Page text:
Every day, thousands of Mexicans crowd a massive food market that is a linchpin of the capital’s food supply, though it sits at the heart of a major hotspot for the virus.
Mexico City’s sprawling Central de Abasto market, stretching across an area equivalent to about 327 football pitches, poses a major headache for officials trying to keep food supplies flowing without magnifying the spread of the coronavirus.
It is a daunting task in a market known to attract about a half a million people a day in normal times, according to figures from officials in Iztapalapa, a neighborhood with the highest numbers of coronavirus infections in Mexico.
In addition to shoppers and wholesale buyers who throng the market at night to supply retail outlets in the metropolis, another 100,000 workers typically cram the corridors lined with sacks of potatoes, rice and boxes of bananas.
Local officials have not detailed how many visitors the market is receiving during the quarantine, but the market’s organizers say vehicle traffic has fallen by about 30%.
In early May, the capital’s government included the shopping complex in a list of 89 areas deemed to have “high-risk of contagion” as part of efforts to prevent an outbreak.
Still, completely shutting the market that serves a sizeable swath of Mexico’s 25 million people is not an option, said Mexico City Mayor Claudia Sheinbaum, because it would devastate the regional food supply.
“Central de Abasto cannot be closed,”Sheinbaum said late last month. “We are taking very strict measures so that as few people as possible go.”
Unlike those living in the leafy upscale areas of Mexico’s cosmopolitan capital, the drivers, cleaners and vendors in the working class Iztapalapa area say they have no choice but to risk the virus.
“The government says to stay in quarantine. So how are we going to eat?”, asked Fernando Torres, one of the thousands of people who works in the market.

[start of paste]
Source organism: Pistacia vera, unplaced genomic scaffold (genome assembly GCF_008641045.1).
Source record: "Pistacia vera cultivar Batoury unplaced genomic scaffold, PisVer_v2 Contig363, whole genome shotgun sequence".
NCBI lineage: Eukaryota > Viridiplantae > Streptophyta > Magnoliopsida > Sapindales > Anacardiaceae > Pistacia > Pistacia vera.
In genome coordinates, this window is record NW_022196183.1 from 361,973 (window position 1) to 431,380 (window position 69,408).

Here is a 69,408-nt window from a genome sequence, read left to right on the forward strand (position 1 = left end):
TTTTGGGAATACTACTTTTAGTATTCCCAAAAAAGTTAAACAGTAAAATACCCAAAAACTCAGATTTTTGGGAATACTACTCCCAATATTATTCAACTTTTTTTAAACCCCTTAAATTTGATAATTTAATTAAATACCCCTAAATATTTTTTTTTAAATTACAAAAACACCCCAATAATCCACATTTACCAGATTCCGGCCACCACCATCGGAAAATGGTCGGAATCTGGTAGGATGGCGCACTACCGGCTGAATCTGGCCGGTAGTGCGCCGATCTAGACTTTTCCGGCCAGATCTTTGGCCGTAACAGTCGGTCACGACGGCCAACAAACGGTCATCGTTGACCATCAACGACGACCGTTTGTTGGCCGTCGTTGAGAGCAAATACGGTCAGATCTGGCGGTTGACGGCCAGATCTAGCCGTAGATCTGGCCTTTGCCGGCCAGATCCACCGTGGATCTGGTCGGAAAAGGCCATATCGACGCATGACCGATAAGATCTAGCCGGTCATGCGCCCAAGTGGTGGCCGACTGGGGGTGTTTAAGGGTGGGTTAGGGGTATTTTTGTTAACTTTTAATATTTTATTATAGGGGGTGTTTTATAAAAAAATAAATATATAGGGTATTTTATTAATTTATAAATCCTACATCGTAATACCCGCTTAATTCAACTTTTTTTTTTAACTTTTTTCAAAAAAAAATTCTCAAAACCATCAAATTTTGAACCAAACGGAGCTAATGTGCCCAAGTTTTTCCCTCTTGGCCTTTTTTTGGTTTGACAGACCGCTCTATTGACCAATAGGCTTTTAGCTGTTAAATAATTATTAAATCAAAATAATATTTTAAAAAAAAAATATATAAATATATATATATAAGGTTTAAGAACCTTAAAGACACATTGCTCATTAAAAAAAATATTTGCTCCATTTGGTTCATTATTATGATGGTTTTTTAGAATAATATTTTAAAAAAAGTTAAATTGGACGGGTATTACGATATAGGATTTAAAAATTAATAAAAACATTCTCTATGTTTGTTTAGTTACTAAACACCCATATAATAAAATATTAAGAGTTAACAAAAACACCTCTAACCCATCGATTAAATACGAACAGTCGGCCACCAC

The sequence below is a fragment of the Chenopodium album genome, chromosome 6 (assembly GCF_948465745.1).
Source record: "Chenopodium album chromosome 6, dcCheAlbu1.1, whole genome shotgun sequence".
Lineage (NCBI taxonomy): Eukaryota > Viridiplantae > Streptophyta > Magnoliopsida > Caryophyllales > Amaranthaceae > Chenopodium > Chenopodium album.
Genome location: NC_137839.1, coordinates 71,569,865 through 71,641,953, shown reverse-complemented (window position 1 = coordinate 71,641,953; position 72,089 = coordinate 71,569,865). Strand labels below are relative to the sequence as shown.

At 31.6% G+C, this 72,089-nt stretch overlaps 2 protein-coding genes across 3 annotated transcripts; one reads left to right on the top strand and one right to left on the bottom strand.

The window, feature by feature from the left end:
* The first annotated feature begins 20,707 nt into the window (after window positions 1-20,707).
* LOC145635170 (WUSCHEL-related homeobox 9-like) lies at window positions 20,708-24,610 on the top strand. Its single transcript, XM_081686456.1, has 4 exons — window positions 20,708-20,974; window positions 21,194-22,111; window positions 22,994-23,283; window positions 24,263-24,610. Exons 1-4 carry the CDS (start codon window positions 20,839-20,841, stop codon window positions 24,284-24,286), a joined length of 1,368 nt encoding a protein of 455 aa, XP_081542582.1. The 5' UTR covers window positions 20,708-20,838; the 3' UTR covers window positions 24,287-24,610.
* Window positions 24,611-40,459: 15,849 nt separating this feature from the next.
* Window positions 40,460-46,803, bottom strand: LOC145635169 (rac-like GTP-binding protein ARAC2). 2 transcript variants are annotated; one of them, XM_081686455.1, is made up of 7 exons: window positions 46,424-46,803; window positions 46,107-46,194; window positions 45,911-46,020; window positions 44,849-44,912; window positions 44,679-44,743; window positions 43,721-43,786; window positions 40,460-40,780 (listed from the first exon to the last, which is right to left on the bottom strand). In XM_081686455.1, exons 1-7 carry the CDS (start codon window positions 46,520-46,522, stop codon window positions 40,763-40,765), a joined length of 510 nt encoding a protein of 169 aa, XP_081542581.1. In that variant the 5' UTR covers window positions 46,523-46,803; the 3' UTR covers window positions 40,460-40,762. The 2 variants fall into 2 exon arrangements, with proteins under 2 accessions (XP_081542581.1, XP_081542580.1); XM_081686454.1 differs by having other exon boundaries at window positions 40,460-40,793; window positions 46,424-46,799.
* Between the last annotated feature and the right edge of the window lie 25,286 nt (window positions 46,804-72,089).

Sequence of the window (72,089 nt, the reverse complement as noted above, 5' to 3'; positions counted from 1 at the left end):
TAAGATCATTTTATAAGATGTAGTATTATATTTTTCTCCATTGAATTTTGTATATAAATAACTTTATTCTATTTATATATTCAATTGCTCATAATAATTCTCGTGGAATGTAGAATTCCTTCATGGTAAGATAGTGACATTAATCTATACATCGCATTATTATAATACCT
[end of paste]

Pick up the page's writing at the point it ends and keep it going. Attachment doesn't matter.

“I know that I am in the hands of God,” added Torres, sporting a cloth mask over his face. “If God says, ‘The coronavirus will take you,’ it will take me. But I try to take care of myself.”
With about 2,500 confirmed cases and more than 200 deaths, Iztapalapa accounts for about a fifth of the total number of infections and deaths related to the virus in Mexico City, the epicenter of the pandemic in the country.
Experts attribute the rapid spread of the disease in part to the location of the neighborhood, the most populous in the capital, connecting the center of the sprawling city with the dense suburbs of the state of Mexico.
Residents are further handicapped by poor public services, such as scarcity of drinking water. More than a third of the population lives in poverty in the city borough, according to government data.
Two of the four public hospitals serving COVID-19 patients in Iztapalapa were saturated on Saturday, according to government data. Area funeral homes and crematoriums have also said they were getting slammed.
Reuters made repeated requests for an interview with Clara Brugada, mayor of the Iztapalapa area, but she was not made available in time for publication.
Due to the coronavirus, the market is operating at 85% of capacity. It typically receives more than 15,000 products every day from all over the country in more than 60,000 cargo vehicles, officials say.
The decision to tighten surveillance came just after market authorities acknowledged about 25 people had been infected and reported two deaths related to the virus at the facility, where about $9 billion changes hands each year.
As part of the precautionary measures, children and pregnant women are prohibited from entering, while health personnel have begun to carry out COVID-19 tests. Hundreds of police officers and other public employees are stationed to measure visitors’ temperatures.
“What we are trying (to do) is cut the transmission chain,” said Javier Serna, health officer at the Iztapalapa mayor’s office.
However, Serna said 34 additional cases of coronavirus were detected last week after conducting 450 tests among market personnel.
In the neighborhood around the market, dozens of shops remain open and residents can be seen walking without face masks — in contrast to the desolate streets in more affluent areas of the capital.
Angeles Medina, 33, lost her job in a plastic factory after the coronavirus outbreak, and now sells tacos and coffee outside a metro station 10 minutes from the market.
“I am afraid of getting infected or bringing an infection to my house, but we have to work,” Medina said.
Writing by Drazen Jorgic; Editing by David Gregorio